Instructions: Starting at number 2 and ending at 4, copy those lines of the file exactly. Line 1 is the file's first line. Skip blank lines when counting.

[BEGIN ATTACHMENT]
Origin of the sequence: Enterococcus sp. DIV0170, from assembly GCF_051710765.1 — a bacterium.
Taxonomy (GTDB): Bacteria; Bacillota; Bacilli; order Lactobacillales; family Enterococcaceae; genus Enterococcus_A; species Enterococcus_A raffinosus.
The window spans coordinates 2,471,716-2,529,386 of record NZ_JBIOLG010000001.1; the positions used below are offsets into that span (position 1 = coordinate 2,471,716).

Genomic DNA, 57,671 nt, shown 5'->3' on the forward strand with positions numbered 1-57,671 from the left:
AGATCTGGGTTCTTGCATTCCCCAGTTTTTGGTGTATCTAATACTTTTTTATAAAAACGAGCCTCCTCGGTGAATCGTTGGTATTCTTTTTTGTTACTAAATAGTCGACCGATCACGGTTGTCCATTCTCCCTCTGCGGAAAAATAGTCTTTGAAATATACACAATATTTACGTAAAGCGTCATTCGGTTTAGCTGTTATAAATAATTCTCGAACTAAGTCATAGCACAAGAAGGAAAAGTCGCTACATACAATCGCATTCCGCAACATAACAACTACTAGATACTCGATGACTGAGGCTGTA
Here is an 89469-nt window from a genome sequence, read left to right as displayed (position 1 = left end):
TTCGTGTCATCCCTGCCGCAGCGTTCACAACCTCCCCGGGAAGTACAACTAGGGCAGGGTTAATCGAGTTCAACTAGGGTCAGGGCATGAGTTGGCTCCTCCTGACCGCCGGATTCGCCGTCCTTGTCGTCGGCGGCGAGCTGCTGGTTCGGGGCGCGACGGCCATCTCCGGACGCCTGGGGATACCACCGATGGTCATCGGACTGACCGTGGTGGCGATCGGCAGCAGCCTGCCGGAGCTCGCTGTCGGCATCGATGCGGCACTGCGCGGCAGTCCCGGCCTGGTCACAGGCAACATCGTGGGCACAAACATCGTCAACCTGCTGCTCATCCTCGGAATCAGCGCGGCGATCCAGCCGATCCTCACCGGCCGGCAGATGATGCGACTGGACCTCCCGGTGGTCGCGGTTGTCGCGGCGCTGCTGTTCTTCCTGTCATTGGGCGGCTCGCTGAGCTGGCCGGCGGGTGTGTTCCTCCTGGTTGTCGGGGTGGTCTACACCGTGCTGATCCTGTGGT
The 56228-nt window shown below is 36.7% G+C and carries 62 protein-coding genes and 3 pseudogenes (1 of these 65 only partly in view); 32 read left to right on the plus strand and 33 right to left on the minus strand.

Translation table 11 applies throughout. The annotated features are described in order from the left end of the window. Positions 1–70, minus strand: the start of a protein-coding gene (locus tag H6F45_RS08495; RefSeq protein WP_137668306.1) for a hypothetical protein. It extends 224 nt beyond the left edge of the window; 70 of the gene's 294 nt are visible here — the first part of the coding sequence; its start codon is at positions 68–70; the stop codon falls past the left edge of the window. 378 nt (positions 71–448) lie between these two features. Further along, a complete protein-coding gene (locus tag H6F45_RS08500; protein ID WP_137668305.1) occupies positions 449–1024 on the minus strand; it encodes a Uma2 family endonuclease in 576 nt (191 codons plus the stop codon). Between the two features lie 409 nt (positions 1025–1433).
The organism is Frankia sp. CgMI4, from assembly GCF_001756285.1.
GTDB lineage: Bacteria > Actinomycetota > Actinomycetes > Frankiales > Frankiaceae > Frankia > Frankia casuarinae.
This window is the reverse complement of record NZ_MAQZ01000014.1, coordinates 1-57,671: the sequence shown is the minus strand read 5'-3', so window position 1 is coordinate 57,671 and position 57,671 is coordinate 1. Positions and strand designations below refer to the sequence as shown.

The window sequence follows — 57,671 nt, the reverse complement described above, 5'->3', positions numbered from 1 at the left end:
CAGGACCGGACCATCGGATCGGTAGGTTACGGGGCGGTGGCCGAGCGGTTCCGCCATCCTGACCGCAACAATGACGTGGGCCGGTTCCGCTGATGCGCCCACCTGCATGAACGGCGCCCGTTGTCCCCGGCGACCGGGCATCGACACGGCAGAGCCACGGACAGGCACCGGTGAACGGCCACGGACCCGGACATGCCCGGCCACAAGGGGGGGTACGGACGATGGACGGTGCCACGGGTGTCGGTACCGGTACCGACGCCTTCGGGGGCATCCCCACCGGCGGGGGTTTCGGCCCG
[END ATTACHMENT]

Taxonomy (GTDB): Bacteria; Bacillota; Bacilli; order Lactobacillales; family Enterococcaceae; genus Enterococcus_A; species Enterococcus_A raffinosus.
The window spans coordinates 2,471,716-2,529,386 of record NZ_JBIOLG010000001.1; the positions used below are offsets into that span (position 1 = coordinate 2,471,716).

Genomic DNA, 57,671 nt, shown 5'->3' on the forward strand with positions numbered 1-57,671 from the left: